Call for papers for the 1st “Short-termism in healthcare” Conference, 30 April-1 May, 2022

Keynote Speaker: Diana Slade

Abstract Due Date: Thursday 1 April 2022


This conference brings together academics, economist, administrators, policy-makers and practitioners from a wide variety of fields, for a collaborative, multidisciplinary exploration of the social, legal and economic frameworks within which our societies and politicians make healthcare decisions and plan for future healthcare systems. Abstracts are peer-reviewed.  Themes and issues for the conference include, but are not limited to:


Stream A          Healthcare planning and policy

The good country index reflects how a country’s policies and activities impact the planet. Absentee political leadership has inculcated widespread acceptance of corporate profit priorities, despite their being demonstrably wasteful and socially destructive. Short-termism reduces the potential of the entire economy, undermines the creation and sustaining of fundamental value in human societies, and harms the people the economy should serve. These priorities and processes have damaged the systems through which we provide healthcare, which are of fundamental value. Insurers, employers and governments try to pay for as little as possible, where patients and practitioners are focused on outcomes. The pandemic exposed our critical need for long-term healthcare planning, to mitigate future risk, and avoid the cost of  future failures to plan. How can we create cost-effective but also outcomes-oriented healthcare systems? How can we move towards longer-term planning in healthcare? Build capacity and resilience in healthcare systems? Balance costs and outcomes? Communicate these priorities?


Stream B       Healthcare safety and quality

Healthcare is a local phenomenon, across the globe. Most of the world’s healthcare is delivered by practitioners working in small hospitals and clinics, as well as community health services functioning on small budgets. How can we use communication, to enhance patient safety and quality? Local providers receive little state funding, and must deal with insurers, government paperwork, billing and accounting. They juggle rising costs for medicines and equipment, make decisions about staff and spending priorities, and the need to invest in new technologies and the related training. How do they balance these demands with providing safe and good quality healthcare? How can communication help healthcare providers deal with the major health burdens of the coming decade, such as smoking, addiction, obesity, heart disease, cancer, diabetes and dementia? We welcome experience narratives from people working in any related role or field. What was the experience like? What were the problems? What were the communication issues? For more information on putting together an experience narrative, please see here.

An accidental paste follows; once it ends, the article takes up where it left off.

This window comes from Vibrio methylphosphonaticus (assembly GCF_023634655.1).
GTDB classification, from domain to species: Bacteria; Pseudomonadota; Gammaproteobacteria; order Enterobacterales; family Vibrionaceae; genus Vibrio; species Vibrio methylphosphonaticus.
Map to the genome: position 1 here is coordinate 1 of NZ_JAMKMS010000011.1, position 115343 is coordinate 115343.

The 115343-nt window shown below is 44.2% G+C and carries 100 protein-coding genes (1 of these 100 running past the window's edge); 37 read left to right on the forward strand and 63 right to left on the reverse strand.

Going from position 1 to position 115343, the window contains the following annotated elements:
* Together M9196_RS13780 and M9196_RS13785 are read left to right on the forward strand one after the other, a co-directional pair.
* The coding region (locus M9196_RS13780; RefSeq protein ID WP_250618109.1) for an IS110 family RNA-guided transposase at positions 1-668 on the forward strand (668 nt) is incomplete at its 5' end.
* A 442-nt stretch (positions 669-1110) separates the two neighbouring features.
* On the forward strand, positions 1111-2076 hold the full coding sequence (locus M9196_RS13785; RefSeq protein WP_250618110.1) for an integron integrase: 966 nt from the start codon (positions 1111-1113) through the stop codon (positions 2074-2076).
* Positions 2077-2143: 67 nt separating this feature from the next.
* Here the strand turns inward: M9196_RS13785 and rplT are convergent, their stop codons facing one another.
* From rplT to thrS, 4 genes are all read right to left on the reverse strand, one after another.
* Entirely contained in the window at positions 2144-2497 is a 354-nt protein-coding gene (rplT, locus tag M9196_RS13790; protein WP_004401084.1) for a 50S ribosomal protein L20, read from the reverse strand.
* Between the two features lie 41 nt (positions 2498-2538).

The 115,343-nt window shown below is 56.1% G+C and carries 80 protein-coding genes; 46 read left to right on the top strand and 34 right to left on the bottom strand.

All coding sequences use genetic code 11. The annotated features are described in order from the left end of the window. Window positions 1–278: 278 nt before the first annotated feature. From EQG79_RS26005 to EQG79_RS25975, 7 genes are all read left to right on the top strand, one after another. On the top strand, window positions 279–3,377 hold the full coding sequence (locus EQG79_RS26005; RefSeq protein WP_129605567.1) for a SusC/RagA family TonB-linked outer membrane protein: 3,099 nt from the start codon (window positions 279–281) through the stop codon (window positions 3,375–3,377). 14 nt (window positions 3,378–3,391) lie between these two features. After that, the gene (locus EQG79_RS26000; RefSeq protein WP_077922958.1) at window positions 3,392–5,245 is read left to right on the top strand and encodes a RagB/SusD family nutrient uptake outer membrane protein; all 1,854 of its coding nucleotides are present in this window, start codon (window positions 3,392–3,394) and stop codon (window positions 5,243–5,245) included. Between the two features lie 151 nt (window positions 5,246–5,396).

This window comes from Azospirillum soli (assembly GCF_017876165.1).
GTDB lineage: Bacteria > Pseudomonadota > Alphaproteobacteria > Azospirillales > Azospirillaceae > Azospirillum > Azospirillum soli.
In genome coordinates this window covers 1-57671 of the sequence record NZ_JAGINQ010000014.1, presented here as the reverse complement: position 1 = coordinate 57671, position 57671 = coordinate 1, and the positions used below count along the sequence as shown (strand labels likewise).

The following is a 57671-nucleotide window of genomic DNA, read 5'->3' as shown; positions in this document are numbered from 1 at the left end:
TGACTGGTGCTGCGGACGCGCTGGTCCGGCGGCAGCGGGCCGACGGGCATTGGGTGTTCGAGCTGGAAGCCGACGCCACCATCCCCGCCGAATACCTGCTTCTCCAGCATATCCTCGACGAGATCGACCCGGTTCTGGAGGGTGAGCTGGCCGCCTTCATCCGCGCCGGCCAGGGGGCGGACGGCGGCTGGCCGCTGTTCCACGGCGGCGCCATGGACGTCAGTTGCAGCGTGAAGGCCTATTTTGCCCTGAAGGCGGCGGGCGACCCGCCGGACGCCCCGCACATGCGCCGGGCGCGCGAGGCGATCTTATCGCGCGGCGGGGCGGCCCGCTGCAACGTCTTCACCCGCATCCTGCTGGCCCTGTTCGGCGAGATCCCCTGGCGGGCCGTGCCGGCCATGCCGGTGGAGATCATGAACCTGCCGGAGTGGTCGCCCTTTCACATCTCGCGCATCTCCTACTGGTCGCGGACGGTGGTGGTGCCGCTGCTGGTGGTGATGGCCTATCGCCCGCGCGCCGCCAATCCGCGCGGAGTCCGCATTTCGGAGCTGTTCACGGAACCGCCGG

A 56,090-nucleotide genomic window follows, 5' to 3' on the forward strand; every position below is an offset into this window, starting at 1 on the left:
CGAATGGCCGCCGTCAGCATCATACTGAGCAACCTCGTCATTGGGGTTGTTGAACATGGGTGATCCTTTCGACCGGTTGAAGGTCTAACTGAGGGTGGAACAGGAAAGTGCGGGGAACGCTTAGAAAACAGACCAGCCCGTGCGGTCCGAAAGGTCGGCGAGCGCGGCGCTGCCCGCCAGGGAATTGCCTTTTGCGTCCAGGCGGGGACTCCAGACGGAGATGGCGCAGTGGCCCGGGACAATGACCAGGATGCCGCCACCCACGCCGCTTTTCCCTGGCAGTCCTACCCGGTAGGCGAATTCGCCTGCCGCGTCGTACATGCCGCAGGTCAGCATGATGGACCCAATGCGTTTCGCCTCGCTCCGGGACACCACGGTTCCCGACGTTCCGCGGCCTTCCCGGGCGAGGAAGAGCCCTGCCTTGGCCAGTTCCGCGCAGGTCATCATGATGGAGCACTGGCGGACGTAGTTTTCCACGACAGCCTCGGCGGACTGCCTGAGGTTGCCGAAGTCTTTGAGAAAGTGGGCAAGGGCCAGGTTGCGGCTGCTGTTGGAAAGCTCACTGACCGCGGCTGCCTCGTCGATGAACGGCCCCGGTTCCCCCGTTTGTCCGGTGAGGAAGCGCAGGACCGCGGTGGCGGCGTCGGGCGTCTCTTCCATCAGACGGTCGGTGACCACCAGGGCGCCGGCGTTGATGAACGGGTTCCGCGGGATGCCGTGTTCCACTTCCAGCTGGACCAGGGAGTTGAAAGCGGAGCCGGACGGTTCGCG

Stream C          Health crises and the law

The pandemic revealed the global lack of effective laws supporting public health institutions, public protection, and preparedness. What legal frameworks are affordable and viable? Should governments regulate the stockpiling of medicines and medical devices? How should they handle testing, tracing and vaccine production during public health crises? Governments across the globe have shown themselves to be ineffectual leaders in health crises. Are women leaders better healthcare decision makers? What institutional and organisational approaches offer effective alternatives? Individuals and communities, populations have responded negatively to lockdowns, face coverings and social distancing. Why are some countries better at this than others? What have the problems been, with penalties and policing? Are the legal and social measures used to regulate non-communicable disease risks such as alcohol and smoking applicable? How has the pandemic altered our views of patient and frontline workers’ rights?


Stream D          Data analytics and short-termism

In order to explore these issues in public health crises, we are soliciting research cooperation from lawyers and legal scholars, clinicians and practitioners, academics and researchers, and others. These papers use structured interview questions, and evaluate this data with content analysis software. Conference participants interested in cooperating with this effort will publish papers in a journal special issue with HEDRA advisory board members.  If you are interested in this, please click here.


The conference welcomes abstracts from academics and researchers working in medicine and healthcare, business and management, government and politics, the social sciences and business, and in interdisciplinary and interprofessional fields, and others. We also welcome experience narratives, case studies, and situation reports from members of the public, people working in any related field, and specialists. You can find more information on this here. Participants will be able to watch a plenary session, and participate in a live-stream roundtable, and a conference roundtable discussions.


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